HoopsHype Robert Sarver rumors

October 10, 2011 Updates
October 5, 2011 Updates

The latest Sarver bash from a national perspective came on a local airwave. Yahoo!'s Adrian Wojnarowski, a lockout reporting beast like cbssports.com's Ken Berger, had the following comment about Sarver on "Chuck and Vince Live" on KDUS-AM (1060) this morning. Read it here or hear it here: "I think Sarver's been the most difficult. He has been really the last couple years in this. I quoted an owner, an ownership source, the other day in a story that he talks so much and says so many outlandish things in these meetings, people tune him out. You know him in Phoenix. He can erode his credibility by just opening his mouth very often. While he is the hardest line of the hard-liners, he is not going to dictate where this goes. He led the charge on wanting the hard cap, on wanting to get rid of the mid-level exception, but at the end of the day, he is not a powerful voice in that room. He's one of the last owners in. He's probably one of the least wealthy owners. And he's probably one of the owners who really have to honest look at whether he should really own an NBA team. Does he have the wealth to really do it and do it right . . . I do think guys like Sarver are willing to lose the whole season." Arizona Republic

October 1, 2011 Updates

Once again, Phoenix Suns owners Robert Sarver was the most vocal proponent of the owner’s case, and he befuddled players by insisting that his wife had asked him to bring back the middle level exception in a designer bag. He’s been a strong advocate for a hard salary cap, and a source said that Sarver told the players in the room that he hadn’t been able to get the return on buying the Suns that he had hoped. Yahoo! Sports

September 20, 2011 Updates
September 19, 2011 Updates

There’s been much ado made about the fact that Steve Nash recommended a vitriolic anti-Sarver Twitter rant by ESPN’s Bill Simmons that included this tweet after an ESPN report cited Sarver and Cavs owner Dan Gilbert as having “expressed their dissatisfaction” that “owners were seriously considering coming off of their demand for a salary freeze and would allow players’ future earnings to be tied into the league’s revenue growth.” When later asked on Twitter if we can suppose his days of a Sun are over in light of that recommendation, Nash tweeted, “Nah. I’m a SUN but NBAPA 1st.” Valley of the Suns

September 18, 2011 Updates

To the technologically unhip, here are the consequences: Nash seems to be championing the criticism of his boss. That can't help their working relationship, and you wonder if this is Nash's way of asking out, of joining the long procession of employees who've left the organization in recent years. "I would absolutely confirm on a scale of 1-10, he's not an easy guy every day to work for," outgoing Suns President and CEO Rick Welts said. "But I'll tell you, the guy I worked for before him, David Stern, is off the charts when it comes to being hard to work for. Robert is a piece of cake. He's got a wonderful heart. He's got this thing about wanting to win that every fan should appreciate." Arizona Republic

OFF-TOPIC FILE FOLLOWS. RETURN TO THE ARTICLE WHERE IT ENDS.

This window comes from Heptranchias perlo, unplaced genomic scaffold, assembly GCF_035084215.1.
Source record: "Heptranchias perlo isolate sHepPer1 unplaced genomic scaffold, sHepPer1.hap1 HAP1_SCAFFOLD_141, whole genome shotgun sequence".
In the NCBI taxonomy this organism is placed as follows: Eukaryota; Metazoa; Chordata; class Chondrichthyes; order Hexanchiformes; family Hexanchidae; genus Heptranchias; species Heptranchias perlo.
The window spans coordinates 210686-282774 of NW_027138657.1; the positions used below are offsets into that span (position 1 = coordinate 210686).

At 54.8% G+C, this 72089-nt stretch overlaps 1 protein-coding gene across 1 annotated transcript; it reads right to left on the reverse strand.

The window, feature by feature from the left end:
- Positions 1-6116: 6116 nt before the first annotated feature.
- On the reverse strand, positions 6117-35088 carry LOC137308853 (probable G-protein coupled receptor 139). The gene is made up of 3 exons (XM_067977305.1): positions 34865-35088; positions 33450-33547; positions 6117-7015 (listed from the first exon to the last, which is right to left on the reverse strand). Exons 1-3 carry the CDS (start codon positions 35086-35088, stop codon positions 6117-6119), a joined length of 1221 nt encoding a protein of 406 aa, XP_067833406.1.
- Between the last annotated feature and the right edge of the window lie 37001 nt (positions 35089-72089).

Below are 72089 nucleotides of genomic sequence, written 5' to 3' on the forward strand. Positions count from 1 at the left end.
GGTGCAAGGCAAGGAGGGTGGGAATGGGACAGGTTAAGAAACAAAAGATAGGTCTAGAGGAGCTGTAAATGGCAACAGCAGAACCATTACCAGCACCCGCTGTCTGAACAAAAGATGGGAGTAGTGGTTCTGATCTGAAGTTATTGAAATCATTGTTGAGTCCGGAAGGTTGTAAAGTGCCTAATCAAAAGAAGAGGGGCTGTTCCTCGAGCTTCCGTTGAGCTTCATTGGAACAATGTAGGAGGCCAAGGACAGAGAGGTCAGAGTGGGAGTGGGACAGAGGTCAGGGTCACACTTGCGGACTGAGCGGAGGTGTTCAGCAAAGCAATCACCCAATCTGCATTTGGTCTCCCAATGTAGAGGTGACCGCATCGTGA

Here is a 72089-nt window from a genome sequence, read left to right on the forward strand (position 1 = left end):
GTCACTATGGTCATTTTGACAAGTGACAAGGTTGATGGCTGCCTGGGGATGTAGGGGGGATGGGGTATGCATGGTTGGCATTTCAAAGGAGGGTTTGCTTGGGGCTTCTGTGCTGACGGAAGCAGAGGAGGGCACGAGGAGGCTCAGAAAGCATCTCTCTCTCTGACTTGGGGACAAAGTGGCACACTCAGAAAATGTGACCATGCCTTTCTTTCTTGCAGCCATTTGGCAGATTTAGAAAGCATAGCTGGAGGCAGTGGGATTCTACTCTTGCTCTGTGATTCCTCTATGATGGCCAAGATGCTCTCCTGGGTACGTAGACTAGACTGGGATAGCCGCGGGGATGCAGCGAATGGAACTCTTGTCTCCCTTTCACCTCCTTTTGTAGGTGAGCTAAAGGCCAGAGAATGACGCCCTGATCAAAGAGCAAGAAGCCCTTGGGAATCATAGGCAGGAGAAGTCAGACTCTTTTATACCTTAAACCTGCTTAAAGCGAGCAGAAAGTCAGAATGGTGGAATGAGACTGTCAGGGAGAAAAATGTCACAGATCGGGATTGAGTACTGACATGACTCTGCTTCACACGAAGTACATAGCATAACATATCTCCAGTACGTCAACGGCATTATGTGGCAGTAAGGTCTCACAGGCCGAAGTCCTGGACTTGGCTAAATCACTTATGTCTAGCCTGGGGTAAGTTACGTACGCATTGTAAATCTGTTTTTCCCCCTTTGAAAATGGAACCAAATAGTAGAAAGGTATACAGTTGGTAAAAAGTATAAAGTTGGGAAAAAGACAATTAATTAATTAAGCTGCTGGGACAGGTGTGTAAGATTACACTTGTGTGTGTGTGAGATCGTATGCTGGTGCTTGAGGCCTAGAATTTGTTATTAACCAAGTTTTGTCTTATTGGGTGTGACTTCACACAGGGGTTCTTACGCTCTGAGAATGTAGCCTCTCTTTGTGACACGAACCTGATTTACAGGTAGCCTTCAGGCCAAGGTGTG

September 16, 2011 Updates

Also, a report on ESPN.com claimed that a hard-line stance by Cleveland's Dan Gilbert and Phoenix's Robert Sarver, during Tuesday's session, derailed what could have been significant progress. Citing unnamed sources, the story alleged that New York's James Dolan and the Lakers' Jerry Buss were "visibly annoyed" by the two newer owners. Stern didn't even wait to be asked about that allegation. "It is so wrong and incorrect and fictional," he said, "that I think I can understand why they would only attribute it to sources and that nobody would be willing to stand behind it." NBA.com

September 15, 2011 Updates

Bill Simmons, aka ESPN's The Sports Guy, isn't happy that he isn't going to get basketball in a month or so. He isn't happy that the players and the owners are using tactics that he believes will ultimately fail. So he went on a rant on Twitter blasting everyone that'll hold up an NBA season from happening. One of his targets was Suns owner Robert Sarver. Simmons is no fan of Sarver for penny-pinching a title-contending team. Simmons is even less of a fan of Sarver's willingness to blow up the current CBA in favor of something that would justify all his previous basketball/financial-related decisions. So there went Simmons, burning up on Sarver again. 2 Sarver overpaid for team, spent last few years slicing $$$$ and turned Suns fans against him. Not he wants to blow up the system? Go away. This should probably mean nothing, because Simmons ripping Sarver is like Teller never speaking to Penn. It comes naturally. SB Nation

September 10, 2011 Updates